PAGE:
When Liam Brown, BA’15, landed a job with the United Nations in 2019, he was on top of the world.
“I had a dream of working there from a really young age,” Brown said. “I couldn’t have been more excited.”
Nor could he have known how a global pandemic would soon change the world, and the role he would play in helping the United Nations World Food Programme combat hunger in the most challenging global crisis since the second World War.
Brown’s interest in international issues took root early on, and was ignited at home.
“I was surrounded by the news growing up. CBC Radio was always playing in the background — my parents never turned it off. We would also pass around sections of The Globe and Mail over the breakfast table, so I was lucky to form a keen interest in what was going on around the world.”
Brown took part in Model UN team conferences throughout high school before coming to Western to study international relations.
He spent the third year of his undergraduate studies in France through the Ontario-Rhône-Alpes exchange program, returning home with a certificate in political studies from Sciences Po Grenoble and a cemented desire for a global career.
“Studying abroad helped me fully realize I wanted to be in a field where I could work internationally, across cultures, and continue to meet people from all over the world,” Brown said.
Today he’s realized all of those goals, working in Munich, Germany, supporting the WFP’s mission to achieve zero hunger by 2030 — one of the 17 Sustainable Development Goals adopted by all member states in 2015.
“Achieving zero hunger is a huge, insurmountable challenge,” Brown said. “But it’s something I feel good about working on every day, and I’m privileged to be working with a great team of people who feel the same.”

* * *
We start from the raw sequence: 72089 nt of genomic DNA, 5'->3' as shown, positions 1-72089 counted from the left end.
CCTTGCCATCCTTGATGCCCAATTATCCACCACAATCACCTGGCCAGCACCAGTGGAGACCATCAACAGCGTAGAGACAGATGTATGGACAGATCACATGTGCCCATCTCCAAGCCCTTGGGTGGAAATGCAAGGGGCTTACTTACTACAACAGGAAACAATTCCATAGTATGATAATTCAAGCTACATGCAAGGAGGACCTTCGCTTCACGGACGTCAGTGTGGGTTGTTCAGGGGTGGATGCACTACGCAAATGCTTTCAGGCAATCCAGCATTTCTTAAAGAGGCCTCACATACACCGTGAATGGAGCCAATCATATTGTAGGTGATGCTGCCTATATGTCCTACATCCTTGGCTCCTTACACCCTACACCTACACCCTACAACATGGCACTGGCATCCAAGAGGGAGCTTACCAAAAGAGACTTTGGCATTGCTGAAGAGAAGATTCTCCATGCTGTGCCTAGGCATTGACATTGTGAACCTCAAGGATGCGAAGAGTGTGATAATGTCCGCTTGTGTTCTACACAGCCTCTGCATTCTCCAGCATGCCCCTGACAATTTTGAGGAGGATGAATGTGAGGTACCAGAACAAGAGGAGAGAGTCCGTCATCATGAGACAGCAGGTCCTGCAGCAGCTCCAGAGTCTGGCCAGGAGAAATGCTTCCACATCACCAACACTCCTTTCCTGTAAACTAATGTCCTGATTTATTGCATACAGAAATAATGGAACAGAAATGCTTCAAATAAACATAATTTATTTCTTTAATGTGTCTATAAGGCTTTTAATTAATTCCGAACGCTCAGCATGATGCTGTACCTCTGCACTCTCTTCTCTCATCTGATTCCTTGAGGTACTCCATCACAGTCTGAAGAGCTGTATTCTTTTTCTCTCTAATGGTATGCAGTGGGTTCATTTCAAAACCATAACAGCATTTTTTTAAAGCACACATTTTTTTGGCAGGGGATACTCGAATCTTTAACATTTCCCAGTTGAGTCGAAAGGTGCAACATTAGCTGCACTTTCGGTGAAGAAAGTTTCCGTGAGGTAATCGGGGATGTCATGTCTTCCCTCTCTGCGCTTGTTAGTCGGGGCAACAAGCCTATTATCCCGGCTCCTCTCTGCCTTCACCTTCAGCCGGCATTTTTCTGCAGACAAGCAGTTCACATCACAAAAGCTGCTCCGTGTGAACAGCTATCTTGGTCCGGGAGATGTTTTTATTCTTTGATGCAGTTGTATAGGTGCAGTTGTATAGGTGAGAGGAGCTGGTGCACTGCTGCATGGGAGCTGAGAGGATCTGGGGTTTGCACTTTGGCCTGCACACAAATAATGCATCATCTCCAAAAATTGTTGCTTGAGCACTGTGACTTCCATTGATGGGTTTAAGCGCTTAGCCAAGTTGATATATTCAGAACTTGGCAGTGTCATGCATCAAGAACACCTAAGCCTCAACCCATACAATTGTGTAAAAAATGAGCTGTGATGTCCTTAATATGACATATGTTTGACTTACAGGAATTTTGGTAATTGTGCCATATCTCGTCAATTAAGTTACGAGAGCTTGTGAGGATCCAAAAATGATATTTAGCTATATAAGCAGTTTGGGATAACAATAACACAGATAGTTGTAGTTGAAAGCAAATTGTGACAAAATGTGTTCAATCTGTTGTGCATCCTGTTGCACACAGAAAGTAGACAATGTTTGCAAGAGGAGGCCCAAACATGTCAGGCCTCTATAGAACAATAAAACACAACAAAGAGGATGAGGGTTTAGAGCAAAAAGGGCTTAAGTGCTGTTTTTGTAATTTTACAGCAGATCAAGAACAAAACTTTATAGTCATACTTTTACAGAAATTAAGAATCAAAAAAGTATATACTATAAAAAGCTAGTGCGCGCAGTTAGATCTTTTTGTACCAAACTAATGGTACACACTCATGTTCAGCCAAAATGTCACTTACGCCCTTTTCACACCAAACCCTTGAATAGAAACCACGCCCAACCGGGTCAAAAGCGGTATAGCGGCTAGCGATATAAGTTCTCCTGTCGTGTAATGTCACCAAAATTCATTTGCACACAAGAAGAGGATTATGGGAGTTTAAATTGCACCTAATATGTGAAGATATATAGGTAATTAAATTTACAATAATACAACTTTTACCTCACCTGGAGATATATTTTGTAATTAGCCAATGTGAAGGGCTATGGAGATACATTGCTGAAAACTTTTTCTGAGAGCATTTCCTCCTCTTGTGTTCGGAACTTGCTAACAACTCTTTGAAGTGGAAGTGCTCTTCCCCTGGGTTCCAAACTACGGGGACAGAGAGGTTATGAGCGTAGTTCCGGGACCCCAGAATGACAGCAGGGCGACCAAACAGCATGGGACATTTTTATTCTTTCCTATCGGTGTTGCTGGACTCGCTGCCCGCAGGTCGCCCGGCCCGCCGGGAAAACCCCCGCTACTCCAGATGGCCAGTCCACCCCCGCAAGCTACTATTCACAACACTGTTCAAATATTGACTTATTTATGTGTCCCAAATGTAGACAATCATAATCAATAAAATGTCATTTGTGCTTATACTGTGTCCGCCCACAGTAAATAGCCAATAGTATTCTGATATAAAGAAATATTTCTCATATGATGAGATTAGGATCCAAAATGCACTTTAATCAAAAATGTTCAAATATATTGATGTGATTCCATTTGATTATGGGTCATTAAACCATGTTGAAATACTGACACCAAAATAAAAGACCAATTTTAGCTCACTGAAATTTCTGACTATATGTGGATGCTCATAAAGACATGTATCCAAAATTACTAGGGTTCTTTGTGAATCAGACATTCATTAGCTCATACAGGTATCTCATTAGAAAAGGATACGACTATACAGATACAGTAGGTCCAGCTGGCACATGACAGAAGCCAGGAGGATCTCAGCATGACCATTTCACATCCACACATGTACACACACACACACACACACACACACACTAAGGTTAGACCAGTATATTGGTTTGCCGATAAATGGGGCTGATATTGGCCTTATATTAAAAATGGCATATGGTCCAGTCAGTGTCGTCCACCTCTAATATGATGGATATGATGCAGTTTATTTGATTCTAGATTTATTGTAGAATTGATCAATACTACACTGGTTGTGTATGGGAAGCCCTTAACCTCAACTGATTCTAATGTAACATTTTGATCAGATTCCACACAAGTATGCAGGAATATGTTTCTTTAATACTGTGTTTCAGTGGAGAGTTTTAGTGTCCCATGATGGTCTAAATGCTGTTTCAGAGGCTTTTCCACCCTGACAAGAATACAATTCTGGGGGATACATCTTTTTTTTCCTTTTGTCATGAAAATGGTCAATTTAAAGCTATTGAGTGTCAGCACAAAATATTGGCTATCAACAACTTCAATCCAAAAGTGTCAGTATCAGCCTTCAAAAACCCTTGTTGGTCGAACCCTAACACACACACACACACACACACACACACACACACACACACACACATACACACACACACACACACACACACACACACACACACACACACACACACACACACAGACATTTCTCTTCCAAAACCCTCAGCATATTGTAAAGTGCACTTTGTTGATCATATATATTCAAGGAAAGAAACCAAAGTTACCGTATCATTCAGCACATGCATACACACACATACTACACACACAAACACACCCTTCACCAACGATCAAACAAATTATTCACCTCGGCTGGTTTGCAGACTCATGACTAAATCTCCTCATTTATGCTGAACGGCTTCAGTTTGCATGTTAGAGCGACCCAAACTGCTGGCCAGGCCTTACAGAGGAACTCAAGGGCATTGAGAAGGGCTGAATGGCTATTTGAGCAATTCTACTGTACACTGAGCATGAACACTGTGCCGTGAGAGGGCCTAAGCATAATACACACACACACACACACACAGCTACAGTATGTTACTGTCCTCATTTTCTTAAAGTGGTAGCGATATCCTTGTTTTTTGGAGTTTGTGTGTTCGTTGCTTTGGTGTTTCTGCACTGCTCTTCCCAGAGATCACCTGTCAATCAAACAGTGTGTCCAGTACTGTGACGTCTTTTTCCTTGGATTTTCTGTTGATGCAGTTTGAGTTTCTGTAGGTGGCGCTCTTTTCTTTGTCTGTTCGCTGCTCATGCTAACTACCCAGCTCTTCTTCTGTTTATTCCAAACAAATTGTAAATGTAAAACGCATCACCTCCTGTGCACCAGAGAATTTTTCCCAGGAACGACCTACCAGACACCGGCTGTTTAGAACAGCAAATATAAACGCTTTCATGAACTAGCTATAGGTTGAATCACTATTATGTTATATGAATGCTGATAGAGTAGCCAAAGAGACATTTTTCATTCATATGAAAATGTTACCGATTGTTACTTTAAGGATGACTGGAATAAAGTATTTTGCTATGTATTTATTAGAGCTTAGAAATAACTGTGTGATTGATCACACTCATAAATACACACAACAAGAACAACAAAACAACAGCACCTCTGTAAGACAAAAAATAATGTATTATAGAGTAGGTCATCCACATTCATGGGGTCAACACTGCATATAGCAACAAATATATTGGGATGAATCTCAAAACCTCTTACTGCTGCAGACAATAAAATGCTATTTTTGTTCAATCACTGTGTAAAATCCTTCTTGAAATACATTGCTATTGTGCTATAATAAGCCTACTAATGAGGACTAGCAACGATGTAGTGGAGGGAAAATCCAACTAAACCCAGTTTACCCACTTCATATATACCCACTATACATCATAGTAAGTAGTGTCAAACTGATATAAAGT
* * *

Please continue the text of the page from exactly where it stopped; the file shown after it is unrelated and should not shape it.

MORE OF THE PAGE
When Brown joined the WFP in 2019 as communication consultant for its Innovation Accelerator, acute food insecurity affected 135 million people in 55 countries. When the COVID-19 pandemic hit less than six months later, the number soared to 272 million.
“COVID drove up humanitarian need like never before because it compounded the root causes of hunger – conflict, economic shocks and climate shocks” Brown said. “That really demanded WFP to step up with its largest humanitarian response ever. I was lucky to be a part of it in my own little way.”
Brown was recruited to WFP’s five-member COVID response unit after being spotted for his strong writing abilities.
“My job was to get the global picture of what was happening and write reports to help inform our senior leaders and outside partners so they could coordinate a more effective response to the pandemic,” he said. “It was one of the biggest projects I’ve ever had the chance to work on. The scale was incredible.”
The organization had to change its programming to promote social distancing and safe interactions, while responding to massive need.
“A big part of what we do involves providing meals to kids in classrooms so they can stay in school, but with the school closures due to the pandemic we had to pivot to take-home rations or food vouchers instead. It was a huge amount of work.”
Writing about famine and conflict experienced by generations of people worldwide can be overwhelming at times, but Brown often finds inspiration in their resilience.
“Last year I had a chance to work on a story about a woman named Faida in the West Bank who was trained to grow her own fruits and vegetables using hydroponic equipment. When the pandemic hit, she was able to use that equipment to grow food at home for her family.
“The other huge source of inspiration is my colleagues,” Brown said. “I’m sitting writing at my kitchen table in Munich, but they’re the front-line humanitarians working in difficult situations around the world.”
He was excited to see their efforts recognized last October when the WFP was awarded the 2020 Nobel Peace Prize.
“It was so meaningful to our work,” Brown said. “It acknowledged the important link between conflict and hunger and, on the flip side, between food security and peace. The award increased our opportunity to provide a voice to the millions of hungry people around the world and mobilize support for the food assistance they need. You can’t have peace if there is going to be hungry people, and there’s going to be hungry people as long as there’s conflict.”
With COVID-19 response fully integrated into the WFP’s daily operations, Brown now works as an information management officer in the organization’s emergency operations division. His team responds to other urgent situations driving hunger, including conflict, natural disasters — and any future pandemics.
“I have seen how COVID has affected people in many ways and feel very lucky to be healthy, working abroad and in emergency response,” Brown said. “I am counting my blessings a lot these days.”